We need to steadily transition more people in the criminal justice field to the fields of drug counseling, drug education, and public speaking. If cops/prison guards/etc. are truly sincere in their desire to deal with the drug issues -- marijuana in particular -- then they would welcome the ability to switch to a more effective and less dangerous career path. There is less tobacco usage today because of education, not prohibition...

People lose their jobs all the time due to the invention of a better product, or due to outsourcing/downsizing. This not intended to be a knock on capitalism; it's just the "nature of the beast". I truly feel for these people; my wife included.

For those who get off on busting non-violent drug users... I feel no pity if they lose their jobs... they should suck it up and get a new one like everyone else. How about they join the military instead? People have to reinvent themselves and find new careers, so why should these "Pawns of Prohibition" be treated any differently??

Lord knows the government can use some of its "Drug War" budget to help misplaced criminal justice folks...

the moment is fast approaching

 

The Presidents best option would be to legalize drugs and cut the funding from the cartel’s and then bust them, not for the drugs, but for the murders and mayhem they caused. And the cops need to be looked at as well, they were a big part of the problem.  There may be a chance to legalize very soon because if any one of the three states voting on legalization should do it, it will render federal and international drug laws null and void and it will be the perfect moment to just go ahead and legalize and other nations also drowning in blood and debt will smartly follow because if America can do it everyone can and prohibition will fall like a Berlin Wall. And it will because the drug war always was a total fraud.  The people of Colorado, Oregon and Washington have the chance to be real life super heroes and save thousands of lives end wars and put the economy back on track with the most powerful invention of the human race, the ballot box.  Please register to vote also for medical marijuana initiatives in Arkansas and Massachusetts and any reform friendly politician you can. Gary Johnson for President.  War is Over!  2012!

When ruling families in

When ruling families in Bogota... and for that matter Mexico and other countries no longer are advantaged by U.S. 'participation' in the Drug War, then the U.N. will actually have an influence. Till then talk is cheap... and American 'donations' are expended.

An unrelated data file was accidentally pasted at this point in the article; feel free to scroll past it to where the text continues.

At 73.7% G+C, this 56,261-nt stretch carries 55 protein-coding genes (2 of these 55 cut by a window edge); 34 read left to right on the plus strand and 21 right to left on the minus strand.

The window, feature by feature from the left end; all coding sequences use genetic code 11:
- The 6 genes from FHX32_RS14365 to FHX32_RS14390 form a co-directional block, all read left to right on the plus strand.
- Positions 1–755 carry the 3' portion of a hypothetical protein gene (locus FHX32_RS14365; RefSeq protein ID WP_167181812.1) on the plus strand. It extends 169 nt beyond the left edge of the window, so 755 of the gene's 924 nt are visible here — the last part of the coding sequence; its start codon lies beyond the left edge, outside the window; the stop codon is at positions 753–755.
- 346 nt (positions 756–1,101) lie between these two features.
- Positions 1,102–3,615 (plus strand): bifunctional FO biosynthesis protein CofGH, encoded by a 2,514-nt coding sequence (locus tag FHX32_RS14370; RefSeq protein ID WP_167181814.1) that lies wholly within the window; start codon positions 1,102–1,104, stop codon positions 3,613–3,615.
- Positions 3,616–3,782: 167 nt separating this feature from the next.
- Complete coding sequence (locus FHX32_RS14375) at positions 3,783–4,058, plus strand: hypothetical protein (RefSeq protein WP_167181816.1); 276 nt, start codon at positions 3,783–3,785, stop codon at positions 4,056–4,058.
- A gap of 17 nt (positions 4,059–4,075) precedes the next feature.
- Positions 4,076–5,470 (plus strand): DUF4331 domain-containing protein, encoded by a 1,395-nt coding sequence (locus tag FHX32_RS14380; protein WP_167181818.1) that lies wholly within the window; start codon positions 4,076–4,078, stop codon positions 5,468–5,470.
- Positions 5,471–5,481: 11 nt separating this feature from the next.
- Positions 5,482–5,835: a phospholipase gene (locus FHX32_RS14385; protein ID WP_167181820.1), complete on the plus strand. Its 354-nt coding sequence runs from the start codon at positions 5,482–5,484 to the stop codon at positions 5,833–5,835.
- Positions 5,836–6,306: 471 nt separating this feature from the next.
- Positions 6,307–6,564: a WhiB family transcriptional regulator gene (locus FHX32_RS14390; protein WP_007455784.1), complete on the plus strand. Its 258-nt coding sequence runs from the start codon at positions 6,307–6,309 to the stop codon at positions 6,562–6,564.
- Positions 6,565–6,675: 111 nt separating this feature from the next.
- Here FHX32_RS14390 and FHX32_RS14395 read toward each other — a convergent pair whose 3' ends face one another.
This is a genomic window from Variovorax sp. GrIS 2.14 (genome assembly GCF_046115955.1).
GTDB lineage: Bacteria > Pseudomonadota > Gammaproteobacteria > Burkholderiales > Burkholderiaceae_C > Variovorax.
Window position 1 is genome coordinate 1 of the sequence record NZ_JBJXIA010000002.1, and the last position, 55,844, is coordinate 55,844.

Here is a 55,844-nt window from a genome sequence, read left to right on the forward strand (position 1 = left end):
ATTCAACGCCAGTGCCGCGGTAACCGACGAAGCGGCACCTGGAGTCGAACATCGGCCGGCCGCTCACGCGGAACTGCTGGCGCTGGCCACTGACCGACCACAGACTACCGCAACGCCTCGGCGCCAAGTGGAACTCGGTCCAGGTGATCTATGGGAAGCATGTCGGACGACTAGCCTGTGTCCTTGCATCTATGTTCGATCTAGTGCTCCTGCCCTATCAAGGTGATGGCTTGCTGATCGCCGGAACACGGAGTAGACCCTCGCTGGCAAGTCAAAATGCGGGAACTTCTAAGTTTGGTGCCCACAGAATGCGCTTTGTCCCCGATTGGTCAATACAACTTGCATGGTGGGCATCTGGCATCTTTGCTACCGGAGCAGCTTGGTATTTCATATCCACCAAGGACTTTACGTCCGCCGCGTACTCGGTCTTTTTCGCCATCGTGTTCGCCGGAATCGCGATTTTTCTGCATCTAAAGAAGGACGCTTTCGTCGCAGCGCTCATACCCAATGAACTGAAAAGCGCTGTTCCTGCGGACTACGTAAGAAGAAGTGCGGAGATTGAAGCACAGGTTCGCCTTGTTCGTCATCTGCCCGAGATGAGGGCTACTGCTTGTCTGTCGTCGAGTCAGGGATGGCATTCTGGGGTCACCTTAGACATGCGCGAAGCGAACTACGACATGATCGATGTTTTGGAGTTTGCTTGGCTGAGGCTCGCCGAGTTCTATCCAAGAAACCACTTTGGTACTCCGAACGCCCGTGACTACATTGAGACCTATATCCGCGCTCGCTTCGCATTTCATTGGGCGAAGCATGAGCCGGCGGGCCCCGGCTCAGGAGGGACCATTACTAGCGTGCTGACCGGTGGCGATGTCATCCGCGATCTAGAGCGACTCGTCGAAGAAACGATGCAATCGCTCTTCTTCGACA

As H. Clinton said when asked if the end of prohibition would ever happen.."No, there's too much money in it".

Absolutely Not; No Debate is Needed We Need to Keep up the Fight

Only a fool would believe that Mexico is serious about fighting narcotics smuggling, arms trafficking, or money laundering.  They enjoy the wealth these activities bring and they - and by they I mean their leaders and the general Mexican public - have a chip on their shoulder and enjoy the suffering these activities inflict upon Americans.

The drug war is worth fighting at least in Mexico it is.

I have some sympathy for Colombia as they have decades of experience where politicians of real character and integrity tried to stop their own countrymen from smuggling and tried to stop corruption.  You won't find such integrity in Mejico.

The smart way to fight the cartels is to steal their customers

In the case of cannabis by outright legalization with reasonable taxes. In the case of other illegal drugs progress could start by legal distribution to addicts, or all users, by public health workers trained as drug abuse harm reduction specialists. That would deprive the cartels of their best customers for these drugs, and would demonstrate that much of the violence supposedly caused by 'hard' drugs is actually caused by their prohibition. 

If users of 'hard' drugs were able to access their drug legally, in return for their not causing society any problems, it seems to me this would create a very strong incentive for them not to cause society any problems.

The power of the vote in

The power of the vote in those two states didn't need to be funded or organized.Their residents spoke and made their decision with their ballots.What you need to do is just come to terms with it and accept that fact. Mary J.